In 2015 Pension Freedoms made pensions far more accessible and flexible for retirees. However, some accessing their pension early could find they’re affected by a cap that will restrict tax relief on pensions.
Under the regulation changes, pensions are now usually accessible from the age of 55. From this point, it’s up to the pension holder how and when they make withdrawals. Whilst initial fears that retirees would withdraw too much too soon have so far been unfounded, many people are taking advantage of being able to access their pensions before State Pension age. It’s a step that should be carefully weighed up with a long-term view in mind, but it can allow you to build a retirement that suits you.
Accessing your pension before traditional retirement
It’s a growing trend for workers to begin accessing their pensions, sometimes long before they plan to fully retire. There are many individual reasons why employees may be deciding to do this, from moving to part-time work to boosting their income to allow for more freedom.
In fact, research from Zurich found:
- 50% of people taking a regular income from a pension in drawdown are still in full or part-time work
- This is despite 55% of these full-time workers and 29% of part-time workers admitting they could live comfortably without the extra pension cash
This trend has led to fears that pension savers could burn through their cash too quickly. But it also raises another issue and may mean that future pension contributions aren’t as efficient due to the Money Purchase Annual Allowance (MPAA), which could affect retirement income.
What is the MPAA?
The MPAA reduces the amount of pension contribution that can benefit from tax relief.
Usually, you can receive tax relief on pension contributions up to £40,000 a year or 100% of your taxable salary, whichever is lower. However, if your taxable income is more than £150,000, your annual allowance will be reduced due to the tapered allowance. If this is the case, your annual allowance is reduced by £1 for every £2 over the £150,000 threshold, with a minimum annual allowance of £10,000.
The MPAA, which was brought in to coincide with Pension Freedoms, reduces what you can tax-efficiently pay into a pension once you’ve begun making withdrawals to £4,000 annually. The MPAA is designed to ensure savers are not recycling their cash through their pension in order to benefit from tax relief. Exceeding the MPAA could mean you’re left with an unexpected tax bill. However, it may also have a significant impact on financial and retirement plans.
The impact on your retirement plans
There have been some calls to increase the MPAA from the current £4,000 to £10,000. This includes pension provider Aegon, which says savers could too easily be caught out by the limit when accessing pensions. According to analysis:
- An individual earning £30,000 who, alongside their employer, are contributing sums equivalent to 14% of their salary to a money purchase would be caught out by the MPAA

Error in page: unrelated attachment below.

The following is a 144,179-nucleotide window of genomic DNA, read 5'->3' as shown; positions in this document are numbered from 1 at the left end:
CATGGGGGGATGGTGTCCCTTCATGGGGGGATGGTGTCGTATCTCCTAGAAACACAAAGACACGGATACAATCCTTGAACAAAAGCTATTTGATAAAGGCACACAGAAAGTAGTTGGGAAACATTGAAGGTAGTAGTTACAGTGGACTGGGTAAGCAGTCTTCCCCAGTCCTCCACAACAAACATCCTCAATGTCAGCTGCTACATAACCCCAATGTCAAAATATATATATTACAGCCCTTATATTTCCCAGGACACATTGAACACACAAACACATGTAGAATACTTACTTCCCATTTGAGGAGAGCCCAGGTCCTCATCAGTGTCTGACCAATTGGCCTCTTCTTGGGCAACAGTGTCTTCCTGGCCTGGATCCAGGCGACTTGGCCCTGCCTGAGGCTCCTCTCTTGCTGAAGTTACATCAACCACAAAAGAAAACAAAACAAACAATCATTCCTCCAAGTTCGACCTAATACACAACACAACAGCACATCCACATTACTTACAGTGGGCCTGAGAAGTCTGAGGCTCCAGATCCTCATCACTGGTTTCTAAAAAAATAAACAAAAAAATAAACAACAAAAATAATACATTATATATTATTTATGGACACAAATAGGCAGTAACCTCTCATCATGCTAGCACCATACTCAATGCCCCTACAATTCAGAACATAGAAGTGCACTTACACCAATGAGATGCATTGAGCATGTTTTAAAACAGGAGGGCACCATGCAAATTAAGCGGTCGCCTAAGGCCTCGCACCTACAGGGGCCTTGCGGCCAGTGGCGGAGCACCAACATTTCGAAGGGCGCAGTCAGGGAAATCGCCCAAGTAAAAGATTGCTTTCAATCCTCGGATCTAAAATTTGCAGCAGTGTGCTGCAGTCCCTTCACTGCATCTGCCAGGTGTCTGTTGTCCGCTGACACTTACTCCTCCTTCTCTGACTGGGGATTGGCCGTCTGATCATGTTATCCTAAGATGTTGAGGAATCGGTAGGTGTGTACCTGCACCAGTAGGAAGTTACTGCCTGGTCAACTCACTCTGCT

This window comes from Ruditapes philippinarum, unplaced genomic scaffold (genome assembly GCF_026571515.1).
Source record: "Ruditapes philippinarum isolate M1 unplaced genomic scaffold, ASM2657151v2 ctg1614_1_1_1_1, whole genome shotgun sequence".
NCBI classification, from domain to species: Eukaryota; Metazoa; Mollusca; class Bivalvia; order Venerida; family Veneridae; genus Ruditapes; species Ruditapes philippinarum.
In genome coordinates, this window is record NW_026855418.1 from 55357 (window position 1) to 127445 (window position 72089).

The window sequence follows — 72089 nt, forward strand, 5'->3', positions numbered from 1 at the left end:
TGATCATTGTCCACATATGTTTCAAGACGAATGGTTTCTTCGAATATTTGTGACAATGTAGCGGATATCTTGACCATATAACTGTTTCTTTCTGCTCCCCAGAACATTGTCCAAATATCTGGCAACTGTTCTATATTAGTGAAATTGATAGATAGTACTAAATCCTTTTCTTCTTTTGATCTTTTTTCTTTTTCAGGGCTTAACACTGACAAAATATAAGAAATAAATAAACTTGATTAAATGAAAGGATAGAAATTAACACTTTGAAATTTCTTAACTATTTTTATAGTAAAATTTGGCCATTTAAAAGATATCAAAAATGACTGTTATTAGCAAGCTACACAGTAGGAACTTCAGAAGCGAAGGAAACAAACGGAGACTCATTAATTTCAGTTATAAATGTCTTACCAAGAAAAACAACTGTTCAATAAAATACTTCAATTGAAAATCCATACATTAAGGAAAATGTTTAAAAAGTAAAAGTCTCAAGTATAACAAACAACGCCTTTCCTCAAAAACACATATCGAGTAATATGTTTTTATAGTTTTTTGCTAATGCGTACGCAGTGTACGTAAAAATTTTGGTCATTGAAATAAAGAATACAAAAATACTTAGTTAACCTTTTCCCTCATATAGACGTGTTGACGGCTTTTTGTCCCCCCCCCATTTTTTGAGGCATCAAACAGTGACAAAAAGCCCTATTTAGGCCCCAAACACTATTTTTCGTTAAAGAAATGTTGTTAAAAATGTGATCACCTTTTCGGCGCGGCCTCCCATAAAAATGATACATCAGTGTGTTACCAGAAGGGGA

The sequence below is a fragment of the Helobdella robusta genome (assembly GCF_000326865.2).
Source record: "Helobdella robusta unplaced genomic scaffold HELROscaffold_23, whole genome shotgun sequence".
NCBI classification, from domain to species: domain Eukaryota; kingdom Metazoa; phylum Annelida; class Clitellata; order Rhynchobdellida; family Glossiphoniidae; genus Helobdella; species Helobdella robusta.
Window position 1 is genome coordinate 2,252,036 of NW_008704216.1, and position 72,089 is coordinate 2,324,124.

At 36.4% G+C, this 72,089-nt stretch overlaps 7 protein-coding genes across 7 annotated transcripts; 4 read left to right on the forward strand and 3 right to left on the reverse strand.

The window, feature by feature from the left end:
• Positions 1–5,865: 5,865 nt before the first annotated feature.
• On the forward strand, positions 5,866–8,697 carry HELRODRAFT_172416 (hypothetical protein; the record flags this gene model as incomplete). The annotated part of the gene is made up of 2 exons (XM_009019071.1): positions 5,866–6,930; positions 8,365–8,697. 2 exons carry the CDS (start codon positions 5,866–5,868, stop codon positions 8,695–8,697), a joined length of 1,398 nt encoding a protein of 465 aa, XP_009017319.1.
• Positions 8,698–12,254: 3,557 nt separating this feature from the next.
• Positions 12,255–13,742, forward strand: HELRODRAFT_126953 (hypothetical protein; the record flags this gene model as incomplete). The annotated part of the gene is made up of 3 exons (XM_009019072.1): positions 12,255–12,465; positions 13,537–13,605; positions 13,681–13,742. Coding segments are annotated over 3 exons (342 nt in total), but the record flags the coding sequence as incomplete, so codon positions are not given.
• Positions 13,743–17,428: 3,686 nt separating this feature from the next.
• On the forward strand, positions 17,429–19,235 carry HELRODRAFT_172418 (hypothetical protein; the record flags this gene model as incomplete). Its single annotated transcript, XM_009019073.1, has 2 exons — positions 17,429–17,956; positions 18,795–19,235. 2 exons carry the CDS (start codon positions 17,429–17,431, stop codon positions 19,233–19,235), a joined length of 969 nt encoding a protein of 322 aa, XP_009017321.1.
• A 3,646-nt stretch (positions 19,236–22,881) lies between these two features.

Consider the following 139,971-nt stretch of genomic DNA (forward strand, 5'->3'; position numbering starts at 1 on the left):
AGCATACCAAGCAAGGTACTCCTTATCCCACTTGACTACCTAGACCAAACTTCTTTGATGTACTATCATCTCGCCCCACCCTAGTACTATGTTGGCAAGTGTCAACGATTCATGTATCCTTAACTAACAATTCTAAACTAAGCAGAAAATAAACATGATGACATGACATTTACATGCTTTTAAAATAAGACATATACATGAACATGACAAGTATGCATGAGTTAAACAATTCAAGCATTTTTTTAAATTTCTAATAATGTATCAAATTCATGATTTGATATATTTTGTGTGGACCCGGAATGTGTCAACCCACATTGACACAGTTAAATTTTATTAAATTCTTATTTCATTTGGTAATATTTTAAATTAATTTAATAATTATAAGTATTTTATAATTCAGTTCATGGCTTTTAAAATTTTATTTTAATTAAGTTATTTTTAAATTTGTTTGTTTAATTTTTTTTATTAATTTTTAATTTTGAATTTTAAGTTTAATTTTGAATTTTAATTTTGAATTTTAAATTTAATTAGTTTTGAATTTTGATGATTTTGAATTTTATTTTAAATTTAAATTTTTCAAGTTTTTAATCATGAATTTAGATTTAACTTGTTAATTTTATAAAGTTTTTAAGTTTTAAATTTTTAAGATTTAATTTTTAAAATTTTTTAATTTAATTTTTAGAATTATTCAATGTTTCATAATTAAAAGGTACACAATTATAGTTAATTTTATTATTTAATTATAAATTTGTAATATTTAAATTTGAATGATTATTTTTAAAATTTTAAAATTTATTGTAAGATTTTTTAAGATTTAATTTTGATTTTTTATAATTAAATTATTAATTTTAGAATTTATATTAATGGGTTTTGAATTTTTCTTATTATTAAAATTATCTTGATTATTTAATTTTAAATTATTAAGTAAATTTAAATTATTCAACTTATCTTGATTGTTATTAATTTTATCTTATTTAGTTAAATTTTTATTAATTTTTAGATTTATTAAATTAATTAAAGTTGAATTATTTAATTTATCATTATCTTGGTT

- High earners may be caught out even if they’re contributing at far lower rates. Someone earning £30,000 with a shared employer and employee contribution rate of just 8% would exceed the MPAA
As a result, if you continue paying into a pension after you start making withdrawals, you could find that you unwittingly exceed the MPAA. In addition to potentially paying more tax, it may limit what you put back in. If you expected to continue making significant contributions until you’re ready to fully retire it could mean your pension fails to meet expectations.
It’s important that you take the MPAA into consideration, not only to assess your potential tax liability, but also the long-term impact on your pension savings. Even reducing contributions by a relatively small amount over several years can have a large impact once you factor in tax relief and investment returns.
The MPAA and what it means for retirement plans is set to become a growing issue. The Pension Freedoms and changing retirement lifestyles means that more people than ever before are choosing a phased retirement, blending work with increased free time. Therefore, it’s likely the number of people simultaneously contributing to a pension whilst making withdrawals will rise.
Financial advice and accessing your pension
Understanding how accessing your pension early will affect your finances now and in the future is crucial for making the right decision for you. In some cases, taking an income from a pension whilst still employed can be a valuable way to boost retirement income without it affecting your long-term aspirations. However, in others, it could mean needing to scale back retirement plans and there may be alternative options that are better suited.
If you’re unsure how accessing your pension sooner could have an effect, please get in touch. Effective financial planning can help you get to grips with how your pension and other assets will change over time depending on the decision you make.
Please note: A pension is a long-term investment. The fund value may fluctuate and can go down, which would have an impact on the level of pension benefits available. The tax implications of pension withdrawals, levels of and reliefs from taxation will be based on your individual circumstances. Tax legislation and regulation are subject to change in the future.